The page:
Wor­ried about yuan drop, Chi­nese for­eign buy­ing binge gives au­thor­i­ties a headache

Wealth man­agers find ways to move money out of China

Kuwait Times - - BUSINESS -

Wealth man­agers like Huang Qing are tor­ment­ing the au­thor­i­ties in Bei­jing. The Chi­nese gov­ern­ment has in­tro­duced a slew of mea­sures to curb cap­i­tal out­flows in re­cent years as it seeks to pre­vent a sud­den plunge in the yuan. They in­clude crack­ing down on un­der­ground banks and sales of for­eign in­sur­ance prod­ucts that are more like in­vest­ments, in­creas­ing scru­tiny of over­seas deals, and keep­ing tight re­stric­tions on for­eign cur­rency pur­chases by in­di­vid­u­als.

Yet Huang says he still finds le­git­i­mate ways to move his clients money over­seas, cre­at­ing a headache for China’s cen­tral bank as it seeks to keep the cur­rency, which is also known as the ren­minbi, rel­a­tively sta­ble. “Over the past year, we have helped many clients al­lo­cate their wealth into US dol­lar as­sets, and the big­gest ob­sta­cle we en­coun­tered was how to move ren­minbi over­seas in a proper, le­gal man­ner,” Huang, Shang­hai man­ager at Cred­itEase, which spe­cial­izes in man­ag­ing money for wealthy Chi­nese in­vestors, re­cently told a fo­rum in Shang­hai.

Cred­itEase, which has been rais­ing money from Chi­nese in­vestors to buy prop­erty as­sets in the United States and Europe, sets an in­vest­ment min­i­mum thresh­old of $150,000, but Bei­jing caps in­di­vid­ual for­eign cur­rency pur­chases at $50,000 a year. “So, we had to use the $50,000 quo­tas from all their fam­ily mem­bers, both old and young, to meet our in­vest­ment thresh­old. This is what we have been beat­ing our brains out to do for our clients over the past year,” said Huang.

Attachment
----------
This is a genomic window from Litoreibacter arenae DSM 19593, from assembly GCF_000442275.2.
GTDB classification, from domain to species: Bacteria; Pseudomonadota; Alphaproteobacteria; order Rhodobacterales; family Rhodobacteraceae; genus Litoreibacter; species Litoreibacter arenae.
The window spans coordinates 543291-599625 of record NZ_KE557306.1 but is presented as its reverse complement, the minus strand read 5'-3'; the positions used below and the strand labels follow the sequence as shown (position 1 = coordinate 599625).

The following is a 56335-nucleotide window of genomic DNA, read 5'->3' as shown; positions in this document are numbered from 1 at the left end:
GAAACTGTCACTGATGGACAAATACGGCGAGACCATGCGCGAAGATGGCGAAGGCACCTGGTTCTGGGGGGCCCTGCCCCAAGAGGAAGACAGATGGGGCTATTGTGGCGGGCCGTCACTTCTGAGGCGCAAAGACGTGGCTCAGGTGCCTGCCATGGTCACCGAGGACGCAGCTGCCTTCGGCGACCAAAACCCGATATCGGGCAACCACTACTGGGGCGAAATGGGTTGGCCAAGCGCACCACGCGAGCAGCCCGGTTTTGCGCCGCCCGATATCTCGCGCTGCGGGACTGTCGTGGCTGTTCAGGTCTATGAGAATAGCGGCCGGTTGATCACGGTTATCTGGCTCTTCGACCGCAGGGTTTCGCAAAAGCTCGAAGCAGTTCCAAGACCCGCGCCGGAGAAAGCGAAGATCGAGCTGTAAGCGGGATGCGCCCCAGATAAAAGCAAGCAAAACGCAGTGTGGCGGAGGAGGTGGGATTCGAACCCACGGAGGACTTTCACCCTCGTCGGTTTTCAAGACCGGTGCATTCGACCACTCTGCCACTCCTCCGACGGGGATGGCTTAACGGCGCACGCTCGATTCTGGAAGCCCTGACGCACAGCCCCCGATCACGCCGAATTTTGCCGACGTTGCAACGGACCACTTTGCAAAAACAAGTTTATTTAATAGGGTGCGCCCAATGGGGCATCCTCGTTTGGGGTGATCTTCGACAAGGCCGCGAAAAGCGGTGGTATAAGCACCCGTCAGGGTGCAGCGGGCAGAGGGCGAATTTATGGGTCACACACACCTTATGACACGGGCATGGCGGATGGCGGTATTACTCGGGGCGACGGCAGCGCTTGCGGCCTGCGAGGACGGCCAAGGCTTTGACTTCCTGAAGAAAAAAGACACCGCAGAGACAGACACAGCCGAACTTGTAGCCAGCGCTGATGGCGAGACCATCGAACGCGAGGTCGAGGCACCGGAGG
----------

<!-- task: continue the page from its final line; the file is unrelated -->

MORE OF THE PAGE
It is pay­ing off. Since last April, Cred­itEase has suc­cess­fully raised more than $300 mil­lion from Chi­nese in­vestors for two dol­lar-de­nom­i­nated real es­tate funds, and is now launch­ing a third. It is this kind of ac­tiv­ity that has in­creased de­mand for the dol­lar and pres­sured the Chi­nese cur­rency. The yuan has de­clined to its weak­est lev­els against the dol­lar in six years, touch­ing 6.7869 last Fri­day. Dur­ing the first nine months of this year, in­di­vid­u­als and com­pa­nies made net for­eign ex­change pur­chases of $243.4 bil­lion, ac­cord­ing to China’s forex reg­u­la­tor, though the pace is down from the $465.9 bil­lion recorded in 2015 when a plunge in Chi­nese stock mar­kets un­nerved in­vestors. Mean­while, China’s for­eign cur­rency re­serves have fallen to $3.17 tril­lion at the end of Septem­ber, from a $3.99 tril­lion peak in June 2014, in­di­cat­ing that the Chi­nese gov­ern­ment sold US dol­lars to prop up the yuan’s value.

Big cor­po­rate flows

It’s not only in­di­vid­u­als who have en­gaged in mov­ing their as­sets over­seas. China’s out­ward di­rect in­vest­ment (ODI) surged 71 per­cent dur­ing the first six months of 2016 to $121.4 bil­lion, as Chi­nese com­pa­nies bought as­sets over­seas, ac­cord­ing to the State Ad­min­is­tra­tion of For­eign Ex­change (SAFE). China’s out­bound ac­qui­si­tion boom has been fu­eled by Bei­jing’s strat­egy to de­velop over­seas mar­kets by help­ing to fi­nance in­fra­struc­ture, easy ac­cess to liq­uid­ity in China, and the lower valu­a­tions of many over­seas as­sets when com­pared with those in China, said Sam­son Lam­bert Lo, head of merg­ers and ac­qui­si­tions for UBS in Asia.